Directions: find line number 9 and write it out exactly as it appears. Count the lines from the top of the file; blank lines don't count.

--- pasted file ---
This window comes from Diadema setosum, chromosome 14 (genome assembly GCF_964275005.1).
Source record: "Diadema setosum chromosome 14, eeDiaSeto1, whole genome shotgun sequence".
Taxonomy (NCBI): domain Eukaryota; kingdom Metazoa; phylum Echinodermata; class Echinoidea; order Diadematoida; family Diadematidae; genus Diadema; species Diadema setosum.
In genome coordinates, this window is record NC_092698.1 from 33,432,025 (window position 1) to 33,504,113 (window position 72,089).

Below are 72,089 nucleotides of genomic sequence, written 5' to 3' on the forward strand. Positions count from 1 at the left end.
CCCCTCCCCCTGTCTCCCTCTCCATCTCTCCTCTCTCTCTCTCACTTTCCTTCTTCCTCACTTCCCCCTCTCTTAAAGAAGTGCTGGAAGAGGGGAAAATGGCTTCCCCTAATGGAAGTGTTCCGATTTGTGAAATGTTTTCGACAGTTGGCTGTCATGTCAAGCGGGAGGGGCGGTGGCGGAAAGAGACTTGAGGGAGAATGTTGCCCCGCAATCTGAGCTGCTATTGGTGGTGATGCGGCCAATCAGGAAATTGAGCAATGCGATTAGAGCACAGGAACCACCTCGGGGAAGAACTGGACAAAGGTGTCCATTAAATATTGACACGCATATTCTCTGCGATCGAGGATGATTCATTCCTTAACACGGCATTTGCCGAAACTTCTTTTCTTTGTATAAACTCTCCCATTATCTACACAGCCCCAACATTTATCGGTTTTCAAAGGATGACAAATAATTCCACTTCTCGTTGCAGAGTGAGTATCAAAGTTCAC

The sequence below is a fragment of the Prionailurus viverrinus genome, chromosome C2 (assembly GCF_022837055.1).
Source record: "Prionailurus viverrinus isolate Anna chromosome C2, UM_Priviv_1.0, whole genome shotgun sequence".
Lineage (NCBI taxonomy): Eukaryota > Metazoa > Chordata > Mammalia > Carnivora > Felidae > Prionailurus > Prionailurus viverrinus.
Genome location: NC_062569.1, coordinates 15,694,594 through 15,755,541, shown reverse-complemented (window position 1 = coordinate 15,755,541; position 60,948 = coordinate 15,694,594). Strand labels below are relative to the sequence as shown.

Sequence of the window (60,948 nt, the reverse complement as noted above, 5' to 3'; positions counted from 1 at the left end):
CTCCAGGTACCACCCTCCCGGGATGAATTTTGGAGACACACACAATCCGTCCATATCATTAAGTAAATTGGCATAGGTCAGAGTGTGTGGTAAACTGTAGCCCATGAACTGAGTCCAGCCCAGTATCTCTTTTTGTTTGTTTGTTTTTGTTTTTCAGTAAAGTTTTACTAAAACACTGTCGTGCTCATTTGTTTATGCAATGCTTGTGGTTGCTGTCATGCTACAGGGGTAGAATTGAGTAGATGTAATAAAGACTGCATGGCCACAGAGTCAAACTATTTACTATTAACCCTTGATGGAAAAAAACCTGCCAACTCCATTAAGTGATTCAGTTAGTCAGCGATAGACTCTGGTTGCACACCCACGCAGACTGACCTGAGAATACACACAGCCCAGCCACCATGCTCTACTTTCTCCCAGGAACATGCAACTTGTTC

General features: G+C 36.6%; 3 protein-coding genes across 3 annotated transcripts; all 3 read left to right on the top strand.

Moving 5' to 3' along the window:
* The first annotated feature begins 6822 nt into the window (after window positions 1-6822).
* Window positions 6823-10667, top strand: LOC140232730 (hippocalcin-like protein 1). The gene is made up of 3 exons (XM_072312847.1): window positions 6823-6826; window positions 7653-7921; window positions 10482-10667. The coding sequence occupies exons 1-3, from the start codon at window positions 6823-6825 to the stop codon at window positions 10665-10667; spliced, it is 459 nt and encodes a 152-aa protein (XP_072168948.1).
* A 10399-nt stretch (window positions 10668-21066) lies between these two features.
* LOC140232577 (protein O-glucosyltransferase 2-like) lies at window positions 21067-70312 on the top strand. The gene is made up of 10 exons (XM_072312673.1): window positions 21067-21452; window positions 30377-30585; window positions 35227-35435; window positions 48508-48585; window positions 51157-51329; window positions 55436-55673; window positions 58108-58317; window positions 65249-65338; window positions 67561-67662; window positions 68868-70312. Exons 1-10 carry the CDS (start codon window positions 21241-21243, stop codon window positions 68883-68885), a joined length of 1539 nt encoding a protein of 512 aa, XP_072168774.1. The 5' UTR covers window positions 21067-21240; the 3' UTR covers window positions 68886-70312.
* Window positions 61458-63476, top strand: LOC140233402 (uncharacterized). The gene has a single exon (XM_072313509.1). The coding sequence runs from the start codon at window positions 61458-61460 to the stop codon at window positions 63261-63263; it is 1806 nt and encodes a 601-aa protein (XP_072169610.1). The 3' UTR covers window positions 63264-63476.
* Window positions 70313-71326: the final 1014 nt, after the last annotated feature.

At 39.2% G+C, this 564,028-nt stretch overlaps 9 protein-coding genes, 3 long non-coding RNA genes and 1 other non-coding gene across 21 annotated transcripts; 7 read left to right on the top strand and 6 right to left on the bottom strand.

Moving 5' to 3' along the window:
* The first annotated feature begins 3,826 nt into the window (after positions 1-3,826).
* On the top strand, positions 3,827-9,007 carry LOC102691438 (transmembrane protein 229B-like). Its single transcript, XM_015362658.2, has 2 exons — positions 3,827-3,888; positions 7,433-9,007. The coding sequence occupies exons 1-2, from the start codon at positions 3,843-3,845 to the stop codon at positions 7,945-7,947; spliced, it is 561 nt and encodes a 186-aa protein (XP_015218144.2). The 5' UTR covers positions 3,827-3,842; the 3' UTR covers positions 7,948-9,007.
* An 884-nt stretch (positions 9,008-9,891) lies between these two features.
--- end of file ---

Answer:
Lineage (NCBI taxonomy): Eukaryota > Metazoa > Chordata > Mammalia > Carnivora > Felidae > Prionailurus > Prionailurus viverrinus.